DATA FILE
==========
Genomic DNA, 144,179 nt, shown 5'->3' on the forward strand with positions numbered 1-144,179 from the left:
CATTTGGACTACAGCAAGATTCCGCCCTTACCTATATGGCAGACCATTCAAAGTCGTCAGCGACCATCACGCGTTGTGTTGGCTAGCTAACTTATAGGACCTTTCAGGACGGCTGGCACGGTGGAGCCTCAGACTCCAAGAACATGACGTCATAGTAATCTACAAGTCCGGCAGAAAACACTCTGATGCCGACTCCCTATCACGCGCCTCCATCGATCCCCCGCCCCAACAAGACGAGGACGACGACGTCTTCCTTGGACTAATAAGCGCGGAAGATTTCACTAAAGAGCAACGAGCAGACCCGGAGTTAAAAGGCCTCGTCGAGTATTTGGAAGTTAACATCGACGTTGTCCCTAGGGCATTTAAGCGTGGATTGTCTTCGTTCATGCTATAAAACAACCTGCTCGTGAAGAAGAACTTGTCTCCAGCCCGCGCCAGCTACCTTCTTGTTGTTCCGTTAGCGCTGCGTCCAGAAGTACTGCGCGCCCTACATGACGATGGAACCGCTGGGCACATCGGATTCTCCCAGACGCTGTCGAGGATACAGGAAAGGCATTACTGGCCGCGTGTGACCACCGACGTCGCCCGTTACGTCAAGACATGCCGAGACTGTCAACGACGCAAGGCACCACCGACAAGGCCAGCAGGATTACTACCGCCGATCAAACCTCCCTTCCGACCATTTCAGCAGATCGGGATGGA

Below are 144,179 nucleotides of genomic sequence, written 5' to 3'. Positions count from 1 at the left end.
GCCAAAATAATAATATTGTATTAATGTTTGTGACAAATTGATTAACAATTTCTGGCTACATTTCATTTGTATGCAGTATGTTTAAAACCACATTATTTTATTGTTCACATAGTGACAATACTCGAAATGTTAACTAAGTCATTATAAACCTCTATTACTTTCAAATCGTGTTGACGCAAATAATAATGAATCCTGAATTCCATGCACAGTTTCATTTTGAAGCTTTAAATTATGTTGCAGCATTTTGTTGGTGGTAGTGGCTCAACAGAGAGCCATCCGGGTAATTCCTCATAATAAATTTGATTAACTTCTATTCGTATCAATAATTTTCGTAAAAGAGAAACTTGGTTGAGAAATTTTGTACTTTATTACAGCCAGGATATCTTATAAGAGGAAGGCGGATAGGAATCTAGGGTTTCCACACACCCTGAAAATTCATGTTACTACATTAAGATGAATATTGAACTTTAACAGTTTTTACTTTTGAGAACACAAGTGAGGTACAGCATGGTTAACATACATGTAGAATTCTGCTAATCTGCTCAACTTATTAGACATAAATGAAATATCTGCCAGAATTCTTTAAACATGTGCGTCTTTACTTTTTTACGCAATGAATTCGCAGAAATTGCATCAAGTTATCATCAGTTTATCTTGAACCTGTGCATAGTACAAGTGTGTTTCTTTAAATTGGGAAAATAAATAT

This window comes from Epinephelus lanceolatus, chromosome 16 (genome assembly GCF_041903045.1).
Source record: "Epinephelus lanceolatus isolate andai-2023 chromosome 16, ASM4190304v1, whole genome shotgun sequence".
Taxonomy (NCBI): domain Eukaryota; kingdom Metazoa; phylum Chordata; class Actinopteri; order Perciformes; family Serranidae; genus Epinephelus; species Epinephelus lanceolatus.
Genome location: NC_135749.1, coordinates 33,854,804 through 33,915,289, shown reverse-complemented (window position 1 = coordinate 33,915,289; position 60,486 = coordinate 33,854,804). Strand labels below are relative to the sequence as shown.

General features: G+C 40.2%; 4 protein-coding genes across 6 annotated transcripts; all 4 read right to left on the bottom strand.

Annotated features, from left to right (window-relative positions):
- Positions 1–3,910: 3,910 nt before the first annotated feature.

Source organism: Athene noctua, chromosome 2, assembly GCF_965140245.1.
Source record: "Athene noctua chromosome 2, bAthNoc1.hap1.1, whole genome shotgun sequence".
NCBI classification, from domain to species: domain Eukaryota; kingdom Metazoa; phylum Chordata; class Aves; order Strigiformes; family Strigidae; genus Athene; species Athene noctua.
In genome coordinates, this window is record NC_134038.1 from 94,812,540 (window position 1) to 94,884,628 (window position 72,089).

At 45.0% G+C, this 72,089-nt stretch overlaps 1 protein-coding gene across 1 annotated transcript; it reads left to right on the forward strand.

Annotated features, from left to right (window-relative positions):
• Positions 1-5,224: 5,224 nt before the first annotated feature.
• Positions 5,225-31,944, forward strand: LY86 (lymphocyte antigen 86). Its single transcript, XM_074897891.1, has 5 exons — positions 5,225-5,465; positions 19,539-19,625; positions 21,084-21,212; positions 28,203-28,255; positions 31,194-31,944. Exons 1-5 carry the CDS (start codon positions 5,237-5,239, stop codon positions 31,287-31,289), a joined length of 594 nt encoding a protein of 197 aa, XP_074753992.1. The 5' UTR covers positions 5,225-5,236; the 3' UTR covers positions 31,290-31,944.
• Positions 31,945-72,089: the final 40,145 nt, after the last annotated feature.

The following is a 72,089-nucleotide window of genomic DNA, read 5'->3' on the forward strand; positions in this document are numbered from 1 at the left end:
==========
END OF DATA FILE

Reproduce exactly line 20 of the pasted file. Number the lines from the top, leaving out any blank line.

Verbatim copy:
• Positions 31,945-72,089: the final 40,145 nt, after the last annotated feature.